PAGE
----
Krabi in 10 days

"I learned that I cannot ride a scooter... but luckily, Karl can!"
After spending three weeks braving the bustling city streets of Singapore and Bangkok, Krabi’s beautiful beaches were calling us.

We couldn’t wait to soak up the sun in Krabi, and after what has felt like a whirlwind 10 days on the islands, we already can’t wait to come back.

Koh Lanta

Our journey began in Koh Lanta, the most chilled of Krabi’s chilled-out coastal islands. We knew that this sleepy, coral-fringed island would be the perfect place for us to relax and recharge after a busy few weeks, and we were right.

Our B&B

We stayed in a cute, family-run guesthouse called Lom La Lanta. Sitting on the main road through the island (Moo 2), it was only a 10-minute walk to Long Beach (also known as Phra-Ae Beach) and right next to a really good selection of bars, cafes and restaurants. A spacious room with a huge super-king sized bed, balcony and private bathroom cost us £28 per night. It was basic but perfectly comfortable for us and it had air conditioning, which is one of our essentials!

Sunset at Long Beach

A stunning sunset at Phra-Ae Beach


The easiest way to get around Koh Lanta is by scooter. We hired one for 200 baht a day (that’s around £4.50!) and it was a great experience. I learned that I cannot ride a scooter… but luckily, Karl can! On our first day, we used it to travel down to Klong Nin Beach, and on the second day we used it to travel even further south to the secluded Kantiang Bay.

Scooter selfie

Scooter selfie!

There are also plenty of tuk-tuks around. Different to the ones found in Bangkok, most of the tuk-tuks in Krabi are basically a scooter with a makeshift ‘sidecar’ attached. The one time we tried to hail one, the driver had absolutely no idea where we wanted to go. Needless to say we gave up and decided to walk, so we didn’t actually end up using a tuk-tuk while we were in Koh Lanta!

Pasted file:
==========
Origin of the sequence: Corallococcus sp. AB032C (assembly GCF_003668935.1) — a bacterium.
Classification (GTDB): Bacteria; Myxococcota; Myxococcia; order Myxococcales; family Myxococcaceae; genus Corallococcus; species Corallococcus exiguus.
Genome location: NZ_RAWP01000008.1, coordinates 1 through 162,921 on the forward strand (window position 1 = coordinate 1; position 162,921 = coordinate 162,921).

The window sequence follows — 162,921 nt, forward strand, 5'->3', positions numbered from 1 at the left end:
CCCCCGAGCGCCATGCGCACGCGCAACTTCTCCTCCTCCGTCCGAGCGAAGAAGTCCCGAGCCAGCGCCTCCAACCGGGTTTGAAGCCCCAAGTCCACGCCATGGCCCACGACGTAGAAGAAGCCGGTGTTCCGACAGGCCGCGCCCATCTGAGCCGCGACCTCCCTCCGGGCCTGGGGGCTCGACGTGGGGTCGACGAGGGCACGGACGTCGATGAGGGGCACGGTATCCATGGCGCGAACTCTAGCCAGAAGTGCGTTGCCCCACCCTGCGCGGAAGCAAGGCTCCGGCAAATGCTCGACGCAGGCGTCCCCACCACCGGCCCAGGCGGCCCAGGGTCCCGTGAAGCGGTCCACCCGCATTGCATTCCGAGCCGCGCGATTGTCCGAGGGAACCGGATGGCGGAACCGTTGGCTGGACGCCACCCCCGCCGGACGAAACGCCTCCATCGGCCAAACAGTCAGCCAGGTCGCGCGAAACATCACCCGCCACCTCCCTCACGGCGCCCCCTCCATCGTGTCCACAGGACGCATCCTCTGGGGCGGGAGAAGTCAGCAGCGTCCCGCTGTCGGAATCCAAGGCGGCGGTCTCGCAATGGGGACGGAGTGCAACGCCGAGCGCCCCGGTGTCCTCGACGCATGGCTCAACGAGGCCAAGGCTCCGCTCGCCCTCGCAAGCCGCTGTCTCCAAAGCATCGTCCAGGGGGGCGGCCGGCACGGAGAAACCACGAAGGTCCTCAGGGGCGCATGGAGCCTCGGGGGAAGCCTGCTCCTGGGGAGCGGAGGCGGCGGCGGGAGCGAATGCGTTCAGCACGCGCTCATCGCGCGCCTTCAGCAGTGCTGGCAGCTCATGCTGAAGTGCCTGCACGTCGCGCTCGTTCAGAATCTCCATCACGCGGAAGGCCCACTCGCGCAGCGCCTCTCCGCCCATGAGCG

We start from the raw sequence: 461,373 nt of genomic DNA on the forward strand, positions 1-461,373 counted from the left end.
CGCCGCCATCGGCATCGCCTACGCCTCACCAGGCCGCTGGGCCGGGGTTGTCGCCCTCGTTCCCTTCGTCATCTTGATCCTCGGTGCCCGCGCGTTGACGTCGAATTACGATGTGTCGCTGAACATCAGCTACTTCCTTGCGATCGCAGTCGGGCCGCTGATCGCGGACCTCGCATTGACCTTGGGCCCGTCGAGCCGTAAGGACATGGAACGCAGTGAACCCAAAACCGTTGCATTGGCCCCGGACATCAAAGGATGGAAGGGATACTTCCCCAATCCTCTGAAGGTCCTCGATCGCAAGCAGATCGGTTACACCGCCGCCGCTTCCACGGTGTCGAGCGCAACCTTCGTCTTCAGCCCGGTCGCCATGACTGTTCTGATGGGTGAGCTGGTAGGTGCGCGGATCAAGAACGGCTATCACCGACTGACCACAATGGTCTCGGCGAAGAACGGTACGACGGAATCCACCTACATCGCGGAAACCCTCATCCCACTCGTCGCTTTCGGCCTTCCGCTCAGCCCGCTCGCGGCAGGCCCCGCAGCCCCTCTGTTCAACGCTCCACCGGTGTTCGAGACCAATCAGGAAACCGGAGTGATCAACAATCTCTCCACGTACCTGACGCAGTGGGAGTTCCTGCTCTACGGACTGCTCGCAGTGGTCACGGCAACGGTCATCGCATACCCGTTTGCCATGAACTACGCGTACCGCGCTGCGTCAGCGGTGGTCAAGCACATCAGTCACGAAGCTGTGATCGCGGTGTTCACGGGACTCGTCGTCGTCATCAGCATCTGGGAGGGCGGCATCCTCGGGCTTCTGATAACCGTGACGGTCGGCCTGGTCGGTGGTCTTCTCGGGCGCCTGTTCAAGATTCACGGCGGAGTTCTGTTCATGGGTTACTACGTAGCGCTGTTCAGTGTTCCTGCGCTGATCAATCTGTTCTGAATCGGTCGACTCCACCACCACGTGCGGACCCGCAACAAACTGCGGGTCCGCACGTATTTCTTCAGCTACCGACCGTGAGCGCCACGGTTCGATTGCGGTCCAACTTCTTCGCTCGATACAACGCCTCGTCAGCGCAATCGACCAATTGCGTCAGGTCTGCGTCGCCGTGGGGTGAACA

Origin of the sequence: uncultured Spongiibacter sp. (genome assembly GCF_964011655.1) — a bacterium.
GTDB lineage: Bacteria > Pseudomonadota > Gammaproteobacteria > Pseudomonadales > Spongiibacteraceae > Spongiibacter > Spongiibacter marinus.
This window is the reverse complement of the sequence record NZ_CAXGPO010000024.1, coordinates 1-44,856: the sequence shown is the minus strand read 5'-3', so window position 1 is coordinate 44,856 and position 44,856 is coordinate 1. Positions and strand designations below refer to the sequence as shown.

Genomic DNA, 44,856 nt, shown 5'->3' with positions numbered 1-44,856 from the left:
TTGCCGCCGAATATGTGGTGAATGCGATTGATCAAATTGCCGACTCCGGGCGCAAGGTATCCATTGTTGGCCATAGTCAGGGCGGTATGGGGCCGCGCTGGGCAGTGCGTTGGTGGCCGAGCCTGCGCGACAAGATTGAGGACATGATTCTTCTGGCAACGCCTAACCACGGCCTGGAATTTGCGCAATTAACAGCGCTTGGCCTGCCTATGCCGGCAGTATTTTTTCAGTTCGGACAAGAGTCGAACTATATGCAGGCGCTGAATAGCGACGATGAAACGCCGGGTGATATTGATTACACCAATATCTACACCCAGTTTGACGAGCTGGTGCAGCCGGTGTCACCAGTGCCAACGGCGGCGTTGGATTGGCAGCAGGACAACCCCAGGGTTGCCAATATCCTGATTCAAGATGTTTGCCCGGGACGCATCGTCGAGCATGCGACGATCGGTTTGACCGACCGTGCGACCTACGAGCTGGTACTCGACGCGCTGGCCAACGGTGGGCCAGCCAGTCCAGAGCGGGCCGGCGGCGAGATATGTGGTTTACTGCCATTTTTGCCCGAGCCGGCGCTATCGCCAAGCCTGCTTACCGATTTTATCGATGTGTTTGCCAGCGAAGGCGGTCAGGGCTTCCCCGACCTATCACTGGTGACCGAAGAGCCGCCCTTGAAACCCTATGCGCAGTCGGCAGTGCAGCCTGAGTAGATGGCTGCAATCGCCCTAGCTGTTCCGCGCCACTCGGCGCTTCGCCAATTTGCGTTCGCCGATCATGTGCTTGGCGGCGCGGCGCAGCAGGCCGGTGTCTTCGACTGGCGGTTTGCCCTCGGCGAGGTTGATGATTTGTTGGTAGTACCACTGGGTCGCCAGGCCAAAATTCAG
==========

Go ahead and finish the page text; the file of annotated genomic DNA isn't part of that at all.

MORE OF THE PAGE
Where to eat in Koh Lanta

There are plenty of food and drink options in Koh Lanta, from cute and cosy restaurants to laid-back cafes and beach bars where you can watch the sun set. Here’s our pick of the best!

Patty’s Secret Garden

We ate here on our first night in Koh Lanta. The food was SO good. Light, delicious and perfectly spiced Thai food served in a magical garden atmosphere.

Patty's Secret Garden

The delicious curries from Patty’s

Galaxy Restaurant & Bar

We stumbled across this cosy restaurant tucked away just off the main road through Koh Lanta, near Long Beach. Colourful lamps make it the perfect place to dine after dark, and they do a mean yellow curry (all the food is cooked by the owner’s mum)!

Inside Galaxy

Pretty lamps

Lazy Days Restaurant

After a long day snorkelling, we wandered down to Lazy Days. This tiny beachfront restaurant serves a small but perfectly formed menu of wraps, kebabs, burgers and Thai food. Their cocktails are gorgeous too.

Lazy Days Restaurant

Beachside dining at Lazy Days

The Living Room

This place became our ‘office’ during our stay in Koh Lanta. Our guesthouse was great, but the WiFi wasn’t. Luckily, The Living Room was only a short walk down the road and remarkably, their WiFi was possibly the most reliable we’ve come across on our travels so far! Oh, and they do delicious breakfasts (and brownies).

Cheesecake brownie

Their amazing cheesecake brownie

Koh Rok

We took a day trip to Koh Rok using Opal Speedboat tours (who we’d highly recommend). It cost us 3000 baht altogether (around £70), which included transfers to and from our B&B in Koh Lanta, unlimited drinking water, lunch, snacks, life jackets and snorkelling equipment. We felt very safe, and one of the tour guides spoke very good English. We were picked up at 8.30am and dropped off around 4pm. The whole tour included three 45-minute snorkelling stops, and a 1.5-hour lunchtime break on Koh Rok itself. This idyllic island is surrounded by crystal clear, turquoise-tinged waters and powder-soft sand. Although it gets very busy with hoards of tour groups, if you take a walk further down the beach away from the main picnic area, it becomes much less crowded and much more like a